Across the United States, supporters of Marissa Alexander will be taking action January 18-20 - Martin Luther King weekend - to demand all charges against Marissa Alexander be dropped.

      Marissa Alexander petition image

      Albuquerque, New Mexico

      Contingent in the MLK March and Rally for Justice
      Sunday, January 19
      Gather at 2:00 p.m. on MLK Blvd at University
      March to Civic Plaza for a rally
      For more information, contact 505-268-2488

      Asheville, North Carolina

      Outreach downtown
      Saturday, January 18
      2:30 p.m.
      Meet at the Vance Monument
      For more information, contact asheville@defendwomensrights.org or 828-348-7955

      Jacksonville, Florida

      Contingent in the Jacksonville MLK Day Parade
      Monday, January 20
      8:30 am, Metropolitan Park, 1410 Gator Bowl Boulevard
      Sponsored by Free Marissa Now, working with Jacksonville Progressive and New Jim Crow Movement
      Join the Facebook event

      New Haven, Connecticut

      Contingent in Decarcerate CT rally
      Monday, January 20
      Rally begins at 5:00 p.m.
      Amistad memorial statue at City Hall on Church St.
      For more information, contact ct@defendwomensrights.org or 203-787-8232

      New Paltz, New York

      Woodstock's annual birthday tribute to Martin Luther King
      Sunday, January 19
      2:00 p.m. at Woodstock Community Center, Rock City Road
      *WORD is supporting this event and will participate in the program.
      For more information, contact np@defendwomensrights.org

      New York City, New York

      Train Outreach
      Sunday, January 19
      Meet at 2295 Adam Clayton Powell Jr. Blvd. (at 135th St.) at 12:30 p.m.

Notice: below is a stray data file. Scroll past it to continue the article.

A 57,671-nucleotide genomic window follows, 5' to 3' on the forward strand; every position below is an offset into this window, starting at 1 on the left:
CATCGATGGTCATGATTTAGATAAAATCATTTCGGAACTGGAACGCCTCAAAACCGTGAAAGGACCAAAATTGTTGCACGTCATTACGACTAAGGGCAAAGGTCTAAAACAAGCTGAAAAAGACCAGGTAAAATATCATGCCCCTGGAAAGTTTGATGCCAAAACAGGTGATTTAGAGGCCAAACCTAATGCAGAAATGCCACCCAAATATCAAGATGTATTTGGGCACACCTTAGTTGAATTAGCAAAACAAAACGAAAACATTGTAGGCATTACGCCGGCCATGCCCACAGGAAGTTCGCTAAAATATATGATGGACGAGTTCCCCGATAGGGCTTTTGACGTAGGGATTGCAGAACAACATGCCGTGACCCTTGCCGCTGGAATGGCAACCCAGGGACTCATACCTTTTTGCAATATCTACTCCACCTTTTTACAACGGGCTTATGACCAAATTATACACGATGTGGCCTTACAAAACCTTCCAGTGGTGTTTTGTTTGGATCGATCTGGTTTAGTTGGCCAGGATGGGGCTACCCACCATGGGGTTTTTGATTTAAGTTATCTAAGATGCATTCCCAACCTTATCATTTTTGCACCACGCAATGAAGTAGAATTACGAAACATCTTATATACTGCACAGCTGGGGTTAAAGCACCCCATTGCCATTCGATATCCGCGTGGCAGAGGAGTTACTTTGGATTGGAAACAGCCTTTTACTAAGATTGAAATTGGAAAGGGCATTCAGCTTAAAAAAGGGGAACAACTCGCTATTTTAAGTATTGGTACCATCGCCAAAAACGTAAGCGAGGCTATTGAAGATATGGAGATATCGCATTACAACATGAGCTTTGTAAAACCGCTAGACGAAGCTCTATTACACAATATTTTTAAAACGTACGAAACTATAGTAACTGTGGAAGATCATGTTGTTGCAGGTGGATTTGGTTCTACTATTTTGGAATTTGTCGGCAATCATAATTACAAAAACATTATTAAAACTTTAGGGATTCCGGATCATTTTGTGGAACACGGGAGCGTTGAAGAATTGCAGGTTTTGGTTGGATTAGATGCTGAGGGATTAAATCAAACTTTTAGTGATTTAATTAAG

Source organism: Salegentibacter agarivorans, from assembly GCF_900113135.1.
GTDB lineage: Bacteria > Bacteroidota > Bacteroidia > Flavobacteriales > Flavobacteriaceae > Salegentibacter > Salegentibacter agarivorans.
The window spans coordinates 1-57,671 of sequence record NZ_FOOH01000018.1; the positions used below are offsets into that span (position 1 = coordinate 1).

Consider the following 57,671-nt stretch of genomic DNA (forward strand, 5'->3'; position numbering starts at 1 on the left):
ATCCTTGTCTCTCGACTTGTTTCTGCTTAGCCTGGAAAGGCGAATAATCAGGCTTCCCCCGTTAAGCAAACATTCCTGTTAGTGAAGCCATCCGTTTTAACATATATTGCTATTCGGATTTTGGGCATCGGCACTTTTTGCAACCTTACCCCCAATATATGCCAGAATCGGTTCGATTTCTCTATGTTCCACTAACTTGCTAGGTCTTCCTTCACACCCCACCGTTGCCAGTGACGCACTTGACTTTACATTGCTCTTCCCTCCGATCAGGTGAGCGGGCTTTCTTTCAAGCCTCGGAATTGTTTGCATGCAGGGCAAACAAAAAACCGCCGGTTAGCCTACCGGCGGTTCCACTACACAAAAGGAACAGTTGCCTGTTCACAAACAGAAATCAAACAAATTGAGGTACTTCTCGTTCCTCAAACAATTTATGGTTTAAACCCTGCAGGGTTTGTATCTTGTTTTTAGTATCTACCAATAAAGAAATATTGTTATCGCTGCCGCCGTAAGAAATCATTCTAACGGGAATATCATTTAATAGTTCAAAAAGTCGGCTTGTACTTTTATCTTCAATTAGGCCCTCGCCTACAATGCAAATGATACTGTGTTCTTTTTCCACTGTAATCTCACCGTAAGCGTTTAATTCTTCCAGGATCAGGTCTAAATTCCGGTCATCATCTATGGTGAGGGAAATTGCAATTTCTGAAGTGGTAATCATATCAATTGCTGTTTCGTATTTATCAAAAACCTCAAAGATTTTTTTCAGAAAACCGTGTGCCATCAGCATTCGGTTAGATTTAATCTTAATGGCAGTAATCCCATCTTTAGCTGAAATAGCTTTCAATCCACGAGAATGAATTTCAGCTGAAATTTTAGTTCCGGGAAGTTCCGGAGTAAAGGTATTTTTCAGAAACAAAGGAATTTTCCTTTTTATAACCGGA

Outreach will begin at 1:00 p.m.
      For more information, contact nyc@defendwomensrights.org or 347-292-WORD (9673)

      Philadelphia, Pennsylvania

      Outreach at Temple University
      Saturday, January 18
      2:00 p.m.
      For more information, contact philly@defendwomensrights.org

      Sacramento, California

      Contingent in the MLK Day Parade
      Monday, January 20
      Meet at Sacramento City College, 3835 Freeport Blvd, Sacramento, California 95822, at 8:00 a.m.
      March departs at 8:30 a.m.
      Parking at the City College is $1.00
      Sacramento Regional transit's BLUE LINE goes directly to the campus and is accessible
      For more information, contact sac@defendwomensrights.org

      San Francisco, California

      Contingent and outreach at the 2014 Dr. Martin Luther King Jr. Parade & Festival
      Monday, January 20
      10:30 a.m.: Meet up with WORD at the Caltrain station
      11:00 a.m.: The march and parade begins at the Caltrain Station and goes 1.5 miles to Yerba Buena Gardens
      12:45 p.m.: Tabling during the festival at Yerba Buena Gardens
      For more information, contact sf@defendwomensrights.org or 415-375-9502

      Seattle, Washington

      Contingent in MLK Day Rally and March
      Monday, January 20
      Table from 9:30 am-11 am
      March starts at 12 noon
      Assemble at Garfield High School on 23rd St.
      Sponsored by the Pacific Northwest Free Marissa Alexander Committee
      For more information contact FreeMarissaPNW@gmail.com

      Washington, D.C.

      Contingent in the 8th Annual MLK Peace Walk
      Monday, January 20
      Assembly: 9:45 am. - 11:00 a.m.
      United Black Fund: 2500 MLK Jr. Ave. SE (Metro to Anacostia Station - Green Line)
      Destination: Covenant Baptist UCC: 3845 South Capitol St.
      12:30 p.m.: Program
      For more information, contact dc@defendwomensrights.org or 240-487-WORD (9673)

      List an event in your city!

      Also, be sure to sign and circulate the online petition demanding all charges against Marissa be dropped!